Priyadarshan is often associated with trigger-happy slapstick comedies (Malamaal Weekly, Garam Masala), so when one of his films turns serious one has to take notice. Perfectly balancing a laugh-out-loud comedy that moonlights with top-tier suspense, Bhool Bhulaiyaa is the filmmaker’s most enjoyable film since 1997’s Godfather-inspired Virasat.
When a successful young couple (Ahuja and Balan) return from the United States to meet up with their extended family in India, the reunion is marked by some mysterious incidences. The newlyweds take up residence in a nearly abandoned (and for good reason!) sprawling estate reputed to be infested with, you guessed it, things that go bump in the night. As the prospect of a real-life malevolent presence—real or imagined—takes root, the powers that be, lead by the easily-scared clan-leader Upadhayay (Rawal), decide on an exorcism that involves inviting Dr. Aditya Shrivastav (Kumar), a renowned American doctor, to help solve the mystery.
With a creepiness factor that brings to mind the Manoj Kumar-Sadhana classic black-and-white horror film Who Kaun Thi and some gravity-defying logic that plausibly reaches for the Hollywood classic The Exorcist, Priyadarshan cleverly, and without notice, transforms humorous moments into intensely suspenseful estate intrigue. Powered by the chart-topping Hare Rama Hare Krishna ditty and a super-hit box-office has even helped Kumar nail a record-setting five box office TKO’s in a row (Bhagam Bhag, Namastey London, Hey Babyy, Bhool Bhulaiyaa, and Welcome).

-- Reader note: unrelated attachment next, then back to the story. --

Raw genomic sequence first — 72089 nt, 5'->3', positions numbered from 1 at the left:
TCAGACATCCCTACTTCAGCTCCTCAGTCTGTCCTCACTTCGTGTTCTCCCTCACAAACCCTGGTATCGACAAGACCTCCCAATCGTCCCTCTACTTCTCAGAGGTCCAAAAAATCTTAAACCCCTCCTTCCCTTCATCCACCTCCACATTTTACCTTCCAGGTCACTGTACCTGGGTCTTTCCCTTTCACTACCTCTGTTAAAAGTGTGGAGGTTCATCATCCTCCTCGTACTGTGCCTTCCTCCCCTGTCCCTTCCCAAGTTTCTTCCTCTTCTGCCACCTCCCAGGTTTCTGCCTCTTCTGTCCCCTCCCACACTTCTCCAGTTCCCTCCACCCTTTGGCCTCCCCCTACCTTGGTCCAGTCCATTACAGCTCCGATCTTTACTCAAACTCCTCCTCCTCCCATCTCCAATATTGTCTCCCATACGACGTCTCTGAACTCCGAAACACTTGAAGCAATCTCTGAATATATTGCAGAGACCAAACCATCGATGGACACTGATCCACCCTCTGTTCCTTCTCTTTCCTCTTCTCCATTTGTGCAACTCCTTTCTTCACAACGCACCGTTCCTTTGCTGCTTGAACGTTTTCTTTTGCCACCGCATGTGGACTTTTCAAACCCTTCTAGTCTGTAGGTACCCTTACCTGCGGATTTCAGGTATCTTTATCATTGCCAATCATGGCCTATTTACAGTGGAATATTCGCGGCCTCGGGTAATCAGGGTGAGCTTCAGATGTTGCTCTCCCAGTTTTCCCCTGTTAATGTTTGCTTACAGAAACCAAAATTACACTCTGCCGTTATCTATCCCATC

While Kumar and Rawal infuse credibility into the story from very different angles, this is really Balan’s show. The intensity Balan brings to her role—even getting into sure-footed classic Indian dance against her usual type—is quite remarkable. Priyadarshan and Kumar get the kudos, but it’s Balan who seals this deal.
Globe trekker, aesthete, photographer, ski bum, film buff, and commentator Aniruddh Chawda writes from Milwaukee.